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June 18th Wrestling with reality
Categories: Articles | By DJ

Wrestlers are accustomed to working until 11 p.m., not leaving an arena until midnight, then driving several hours to the next town.

Mornings are meant for sleeping in, yet WWE Champion CM Punk is wide-awake after having just finished a Hartford-area morning television show to promote that night’s Monday Night Raw program on the USA Network. Punk, whose “Straight Edge” nickname acknowledges the fact that he does not use alcohol, tobacco or other recreational drugs, takes that moniker to the extreme.

He gets through otherwise bleary-eyed mornings on water and green tea. “I was a fiend. I was out of control with caffeine. I had to get rid of it, so about six months ago, I did,” said Punk, who will headline this Saturday night’s World Wrestling Entertainment Supershow at Tsongas Center at UMass Lowell.

Punk start keeping people awake last summer when he almost left the WWE in a much-publicized storyline that saw him win the WWE Championship one night before his contract was set to expire. He then took a month off before returning at Summerslam, the company’s second-biggest pay-per-view event of the year behind long-running WrestleMania.

While many have balked at the notion that Punk planned on leaving the company, he insists otherwise. “I was 100 percent leaving. I was legit out the door. I can’t stress that enough,” Punk said this week. “I can’t put into words how much I was done. I was coming to work, shipping and whistling and everybody asked why.

I was counting it down. Nobody believed me.”What convinced Punk to stay?

“The biggest piece of advice I got was from my friend Lars Frederiksen (singer/guitarist for the rock group Rancid). He said, ‘I know you love wrestling. If you want it to change, you can’t change it from sitting on your couch. You have to do it from the inside.’ For the past year, I’ve been doing what I can to change stuff from the inside.”

Punk added an element of realism to his televised promos, bringing up events from his opponents’ past that would not be expected. For example, in his on-screen feud with executive vice president of talent relations John Laurinaitis, Punk referenced Laurinaitis’ past as a wrestler in Japan, something not previously mentioned on WWE television.

“That’s always been the goal,” Punk said of his adding realism to his storylines. “It’s hard to do on a weekly basis. Last year, we had lightning in a bottle. Last summer was awesome.”

As part of that storyline, Punk also brought up his beginnings in wrestling with the Ring of Honor company out of Philadelphia (which occasionally holds events in the Greater Boston area). That’s where he started working with wrestlers like Bryan Danielson (now known as Daniel

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Bryan in WWE). The two are currently feuding over the WWE Championship and will compete in a Street Fight on Saturday night in Lowell.”It’s a hell of a story,” Punk says of their ascension to the top of the WWE after both were seen as too small for that level of success. “It’s always a pleasure to step into the ring with somebody like him. It’s the closest I’ll come to wrestling myself.”

For many who follow the wrestling industry, it seemed as though Punk would never even make it to the WWE, much less win its premier title.

“My goal was always just to wrestle. After a while, I wrestled for this company and that company and you attain everything you can possibly attain at whatever level you’re at. I was always looking for the next thing. I’m very goal-oriented and get bored quickly. There came a time when the only left thing to conquer was WWE. Everyone saying I couldn’t do it made it more appealing to me.”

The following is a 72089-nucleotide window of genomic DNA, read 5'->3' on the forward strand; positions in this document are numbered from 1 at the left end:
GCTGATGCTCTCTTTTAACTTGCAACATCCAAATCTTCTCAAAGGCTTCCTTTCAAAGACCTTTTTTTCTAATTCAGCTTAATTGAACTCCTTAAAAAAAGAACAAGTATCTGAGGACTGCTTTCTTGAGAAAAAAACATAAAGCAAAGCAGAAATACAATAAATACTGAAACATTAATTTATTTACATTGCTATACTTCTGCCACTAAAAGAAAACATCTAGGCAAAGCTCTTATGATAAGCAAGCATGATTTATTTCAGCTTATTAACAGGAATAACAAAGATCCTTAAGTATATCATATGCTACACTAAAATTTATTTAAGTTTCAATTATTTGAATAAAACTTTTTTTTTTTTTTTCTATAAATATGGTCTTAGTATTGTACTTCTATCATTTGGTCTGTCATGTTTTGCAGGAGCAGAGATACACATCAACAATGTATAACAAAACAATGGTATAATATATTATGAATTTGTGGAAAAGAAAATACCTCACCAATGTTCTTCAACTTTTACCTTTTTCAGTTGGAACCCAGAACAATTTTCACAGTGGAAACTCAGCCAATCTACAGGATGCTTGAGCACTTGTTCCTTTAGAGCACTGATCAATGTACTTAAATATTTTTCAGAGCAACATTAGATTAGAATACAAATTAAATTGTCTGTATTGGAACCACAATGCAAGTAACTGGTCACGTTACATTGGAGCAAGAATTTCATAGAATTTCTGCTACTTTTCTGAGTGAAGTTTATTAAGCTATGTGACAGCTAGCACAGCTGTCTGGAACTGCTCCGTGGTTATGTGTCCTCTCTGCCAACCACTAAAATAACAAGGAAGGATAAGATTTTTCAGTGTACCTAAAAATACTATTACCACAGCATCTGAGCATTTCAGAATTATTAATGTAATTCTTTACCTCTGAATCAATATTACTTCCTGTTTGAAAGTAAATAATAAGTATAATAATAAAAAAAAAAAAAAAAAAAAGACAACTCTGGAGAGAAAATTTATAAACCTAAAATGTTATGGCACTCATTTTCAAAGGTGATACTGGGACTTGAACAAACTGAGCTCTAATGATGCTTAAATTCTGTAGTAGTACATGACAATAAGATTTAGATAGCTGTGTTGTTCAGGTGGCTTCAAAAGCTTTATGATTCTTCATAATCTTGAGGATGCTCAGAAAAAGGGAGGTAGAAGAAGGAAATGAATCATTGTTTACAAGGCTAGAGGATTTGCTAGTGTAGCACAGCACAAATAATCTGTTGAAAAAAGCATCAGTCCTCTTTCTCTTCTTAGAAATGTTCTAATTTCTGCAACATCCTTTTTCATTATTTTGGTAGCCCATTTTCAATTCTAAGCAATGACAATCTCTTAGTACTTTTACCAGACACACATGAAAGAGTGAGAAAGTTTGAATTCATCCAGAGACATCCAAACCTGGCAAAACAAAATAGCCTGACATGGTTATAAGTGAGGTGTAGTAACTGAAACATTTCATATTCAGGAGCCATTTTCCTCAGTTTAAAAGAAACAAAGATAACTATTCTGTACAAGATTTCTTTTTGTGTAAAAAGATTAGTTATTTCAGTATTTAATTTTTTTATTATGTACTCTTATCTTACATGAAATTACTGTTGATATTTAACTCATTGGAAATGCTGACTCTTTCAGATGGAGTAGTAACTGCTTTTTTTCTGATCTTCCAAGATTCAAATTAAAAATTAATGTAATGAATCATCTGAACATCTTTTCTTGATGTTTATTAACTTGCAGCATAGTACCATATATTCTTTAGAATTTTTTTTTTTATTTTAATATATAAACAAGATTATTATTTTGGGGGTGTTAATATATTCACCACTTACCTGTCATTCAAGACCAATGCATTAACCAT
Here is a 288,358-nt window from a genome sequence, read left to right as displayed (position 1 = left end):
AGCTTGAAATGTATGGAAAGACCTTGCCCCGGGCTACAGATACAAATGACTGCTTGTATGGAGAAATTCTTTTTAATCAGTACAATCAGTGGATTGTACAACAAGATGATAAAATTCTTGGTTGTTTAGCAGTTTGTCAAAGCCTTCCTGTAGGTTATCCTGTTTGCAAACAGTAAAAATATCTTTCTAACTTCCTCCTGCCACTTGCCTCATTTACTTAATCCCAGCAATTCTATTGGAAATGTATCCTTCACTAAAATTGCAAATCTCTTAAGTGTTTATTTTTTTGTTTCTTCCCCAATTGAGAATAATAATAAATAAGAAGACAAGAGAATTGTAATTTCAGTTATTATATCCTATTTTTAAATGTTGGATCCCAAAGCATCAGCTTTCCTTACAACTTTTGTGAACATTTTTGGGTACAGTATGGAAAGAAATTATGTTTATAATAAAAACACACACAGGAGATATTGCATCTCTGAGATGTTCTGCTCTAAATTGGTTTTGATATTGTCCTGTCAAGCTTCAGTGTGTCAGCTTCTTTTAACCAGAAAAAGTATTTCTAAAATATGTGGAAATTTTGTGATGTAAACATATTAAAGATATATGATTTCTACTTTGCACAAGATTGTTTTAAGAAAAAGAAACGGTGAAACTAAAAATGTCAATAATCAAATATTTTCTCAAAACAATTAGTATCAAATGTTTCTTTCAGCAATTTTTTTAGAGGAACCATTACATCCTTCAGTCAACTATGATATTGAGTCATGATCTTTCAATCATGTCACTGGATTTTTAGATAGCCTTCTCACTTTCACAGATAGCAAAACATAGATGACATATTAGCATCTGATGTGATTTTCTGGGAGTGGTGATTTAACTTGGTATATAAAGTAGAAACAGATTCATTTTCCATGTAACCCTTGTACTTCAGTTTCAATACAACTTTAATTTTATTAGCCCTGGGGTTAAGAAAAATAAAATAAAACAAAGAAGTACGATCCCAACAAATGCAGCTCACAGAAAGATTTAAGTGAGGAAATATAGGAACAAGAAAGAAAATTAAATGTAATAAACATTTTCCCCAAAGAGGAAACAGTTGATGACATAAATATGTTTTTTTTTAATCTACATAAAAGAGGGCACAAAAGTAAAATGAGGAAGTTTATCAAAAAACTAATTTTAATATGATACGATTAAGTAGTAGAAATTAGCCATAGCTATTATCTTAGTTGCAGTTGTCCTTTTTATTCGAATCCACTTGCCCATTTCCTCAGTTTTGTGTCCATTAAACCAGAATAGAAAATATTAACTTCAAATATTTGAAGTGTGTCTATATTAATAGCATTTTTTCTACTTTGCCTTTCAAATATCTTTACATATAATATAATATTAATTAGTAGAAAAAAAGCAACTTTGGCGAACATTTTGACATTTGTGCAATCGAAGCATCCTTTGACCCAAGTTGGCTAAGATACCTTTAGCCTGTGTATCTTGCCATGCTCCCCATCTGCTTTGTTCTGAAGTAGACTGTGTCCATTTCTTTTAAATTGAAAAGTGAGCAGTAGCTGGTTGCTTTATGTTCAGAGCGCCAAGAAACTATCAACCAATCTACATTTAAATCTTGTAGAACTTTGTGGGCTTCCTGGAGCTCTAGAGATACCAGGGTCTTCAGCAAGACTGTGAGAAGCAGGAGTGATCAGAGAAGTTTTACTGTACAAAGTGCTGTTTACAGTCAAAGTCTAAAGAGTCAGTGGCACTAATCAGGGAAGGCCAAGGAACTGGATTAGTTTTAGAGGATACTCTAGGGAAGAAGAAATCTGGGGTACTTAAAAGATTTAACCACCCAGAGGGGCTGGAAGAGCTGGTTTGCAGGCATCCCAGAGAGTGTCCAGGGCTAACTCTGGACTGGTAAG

Since he’s won the title, the Chicago-bred Punk has done everything from sing “Take Me Out (to the Ballgame)” at a Chicago Cubs game to make featured appearances at Comic-Con. “The wrestling business has afforded me the opportunity to do mind-blowing things I never dreamed possible,” Punk said. “It alleviates the pressure of being on the road. It makes all the hard work and sacrifice worth it.”

Punk is excited to return to Lowell, a long-time stop on the WWE calendar, although it only comes to town once every few years these days. “There are a lot of places in the Northeast that have always been WWE towns. Lowell is one of them. I remember the last time I was there (almost one year ago to the day, June 17, 2011, where he teamed with R-Truth in the main event of a losing effort against John Cena and Kofi Kingston), people were rabid.”

This time around, along with the Punk-Bryan street fight, Cena will wrestle The Big Show in a steel cage match, Sheamus will fight Kane for the World Championship, Christian will meet Cody Rhodes for the Intercontinental Championship, and Kingston, Brodus Clay and Zack Ryder, among many others, will also appear.

If you haven’t been to a WWE live event in a while, expect to see some changes to the presentation. Gone are the curtain and drapes from which wrestlers enter the arena. In their place are a stage and a video screen to make the event look and feel like a television taping. “I’m an old-school guy. I like the curtain and drapes, but the stage lets people experience what TV is like. The hope is it leads to them going to a television taping, but sometimes people can’t get to a TV show on a Monday or Tuesday night and the Friday or Saturday show might be easier. The stage sets it apart and makes it pop. It’s show business.”

World Wrestling Entertainment comes to the Tsongas Center at UMass Lowell on Saturday night. The show begins at 7:30. Tickets are $95, $55, $35, $25 and $15 and can be purchased atwww.tsongascenter.com, by phone at 866-722-8780 or at the box office.

Read more:http://www.lowellsun.com/ci_20855478/wrestling-reality#ixzz1y6tjPjA7


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